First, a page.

Travel through time and geography in the new historical fiction coming to our shelves on September 1, from early 20th century New Jersey to 1880’s New York City, all the way to 18th century China and Tibet, and become absorbed in other worlds and other dangers.


Based on the true story of one of the first female deputy sheriffs in the country, Girl Waits with Gun, by Amy Stewart (author of the very entertaining nonfiction book, The Drunken Botanist), is a rip-roaring adventure story that should be great fun to read. Set in 1914 in Hackensack, New Jersey (of all places!), the book focuses on the Kopp sisters, particularly Constance Kopp. Taller than most men of her time, uninterested in marriage or domesticity, Constance is hiding out with her sisters due to a family secret when a rich owner of a silk factory runs down her buggy and then refuses to pay damages.  The indomitable Constance stands up for herself and her sisters even when the industrialist sends his gang of toughs to intimidate, threaten and even attack them.  The local sheriff enlists her help in convicting the miscreants and Constance faces not only the powerful evildoers but her own family past as well.  Fans of historical fiction and particularly fans of Rhys Bowen’s Molly Maguire series should have a great time with this novel.


Going back a little earlier in New York history, House of Thieves, by Charles Belfoure, puts an innocent man in the grip of a notorious gang of thieves and killers who run the city’s underworld in the 1880’s.  The protagonist, John Cross, is a respectable architect, the last man anyone would expect to be helping criminals burgle the houses of wealthy New Yorkers, but John’s son has amassed impossible gambling debts and the only way John could possibly get his son out of trouble is by using his knowledge to help the gang.  Though he turns out to have a rare skill for picking out the most vulnerable people with the most valuable items, John is walking a very fine line, and with each succeeding job, he runs increasing risks of exposure and the destruction of himself and his family.  For a riveting look at the interconnected world of high society rich and organized criminals in turn of the century New York City, this is a must read.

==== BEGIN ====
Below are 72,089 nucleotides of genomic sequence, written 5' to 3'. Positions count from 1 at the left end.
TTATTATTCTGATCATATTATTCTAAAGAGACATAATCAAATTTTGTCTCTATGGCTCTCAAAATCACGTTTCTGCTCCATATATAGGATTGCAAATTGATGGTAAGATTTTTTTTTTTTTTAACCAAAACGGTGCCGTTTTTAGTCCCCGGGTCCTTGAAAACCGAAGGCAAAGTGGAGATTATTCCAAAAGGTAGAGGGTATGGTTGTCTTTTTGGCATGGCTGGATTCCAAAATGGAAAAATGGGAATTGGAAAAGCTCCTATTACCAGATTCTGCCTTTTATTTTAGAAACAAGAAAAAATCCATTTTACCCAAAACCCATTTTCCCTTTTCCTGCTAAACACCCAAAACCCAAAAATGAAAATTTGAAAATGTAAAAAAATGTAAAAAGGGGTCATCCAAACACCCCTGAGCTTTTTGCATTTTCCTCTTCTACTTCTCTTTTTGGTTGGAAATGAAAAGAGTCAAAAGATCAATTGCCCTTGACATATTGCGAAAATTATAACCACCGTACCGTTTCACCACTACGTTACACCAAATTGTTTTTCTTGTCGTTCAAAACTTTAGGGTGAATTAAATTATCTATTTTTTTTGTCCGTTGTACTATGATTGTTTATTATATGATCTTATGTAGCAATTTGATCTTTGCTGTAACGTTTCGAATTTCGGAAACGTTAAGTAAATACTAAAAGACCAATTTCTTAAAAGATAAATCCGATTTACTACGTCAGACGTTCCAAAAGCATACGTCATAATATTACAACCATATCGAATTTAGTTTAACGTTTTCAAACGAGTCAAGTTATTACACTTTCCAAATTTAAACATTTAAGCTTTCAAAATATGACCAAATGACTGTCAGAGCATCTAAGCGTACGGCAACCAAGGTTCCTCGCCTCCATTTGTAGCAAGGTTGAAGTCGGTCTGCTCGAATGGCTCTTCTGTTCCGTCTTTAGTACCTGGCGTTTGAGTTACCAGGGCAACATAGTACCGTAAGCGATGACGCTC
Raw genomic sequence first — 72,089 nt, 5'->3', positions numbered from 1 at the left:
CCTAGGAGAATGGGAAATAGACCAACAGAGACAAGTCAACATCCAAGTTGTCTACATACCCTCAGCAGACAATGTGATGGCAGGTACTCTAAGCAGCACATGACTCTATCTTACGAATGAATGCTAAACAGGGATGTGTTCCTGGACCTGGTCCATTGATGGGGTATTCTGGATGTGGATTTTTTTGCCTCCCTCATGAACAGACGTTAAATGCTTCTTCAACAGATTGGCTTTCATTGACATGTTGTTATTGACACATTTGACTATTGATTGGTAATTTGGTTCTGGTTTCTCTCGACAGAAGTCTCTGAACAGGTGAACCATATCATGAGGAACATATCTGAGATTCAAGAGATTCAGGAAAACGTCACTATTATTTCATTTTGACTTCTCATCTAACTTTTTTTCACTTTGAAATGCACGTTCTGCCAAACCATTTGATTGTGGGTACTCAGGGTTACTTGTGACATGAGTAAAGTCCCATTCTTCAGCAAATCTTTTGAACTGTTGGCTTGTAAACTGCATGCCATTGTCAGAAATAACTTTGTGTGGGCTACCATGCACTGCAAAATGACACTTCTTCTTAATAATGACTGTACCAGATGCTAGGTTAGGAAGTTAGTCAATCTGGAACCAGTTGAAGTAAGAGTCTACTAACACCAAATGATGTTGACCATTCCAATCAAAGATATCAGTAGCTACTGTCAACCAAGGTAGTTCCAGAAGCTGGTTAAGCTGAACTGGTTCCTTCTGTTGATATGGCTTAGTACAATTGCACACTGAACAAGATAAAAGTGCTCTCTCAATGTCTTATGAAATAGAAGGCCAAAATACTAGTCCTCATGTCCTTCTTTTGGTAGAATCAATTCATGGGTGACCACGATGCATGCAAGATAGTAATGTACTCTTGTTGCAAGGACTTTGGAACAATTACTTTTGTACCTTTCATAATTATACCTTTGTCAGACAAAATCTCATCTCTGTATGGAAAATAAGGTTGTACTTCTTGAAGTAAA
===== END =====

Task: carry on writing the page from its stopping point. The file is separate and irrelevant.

A murder is the fulcrum turning the book Jade Dragon Mountain, by Elsa Hart, which is set in the borderlands between Tibet and China in 1708, so right away you know you’re not in a time or place that’s familiar to most readers.  A librarian, Li Du, has been exiled from the kingdom of China, and passes through Dayan, the last town inside China on his way to Tibet.  There he encounters a multitude of travelers, merchants and soldiers, all gathering here to witness a solar eclipse commanded by the Emperor himself.  In the midst of this chaos, a Jesuit missionary is murdered. The officials of the town want to declare the murder the work of Tibetan bandits, but Li Du is unconvinced. There are a lot of people with a lot of secrets, a lot of things going on under the surface of this seemingly ordinary town.  Will he stay, violating the terms of his exile, and seek out the truth, and if he does, what will be the cost to Li Du?  Between the unusual setting and the decidedly different sleuth, Jade Dragon Mountain should be an intriguing and absorbing novel.


I’ve always been interested in the case of Lizzie Borden, a woman in Victorian Falls River, Massachusetts, who essentially got away with murder (at least as far as the legal system goes; she lived the rest of her life after her trial in isolation from her community). Probably you’re familiar with the general outlines of the case, at least from the doggerel: “Lizzie Borden took an ax/Gave her mother forty whacks/When she saw what she had done/Gave her father forty-one.”  The thing that always intrigued me was the complete lack of motive.  Granted, Lizzie and her sister were living in close quarters with their father and stepmother; granted, there were intrafamilial tensions; granted, the murder took place in the middle of a heat wave in a time without air conditioning and everybody was on edge. Still, these factors don’t explain why she, of all people, committed those crimes, of all possible crimes.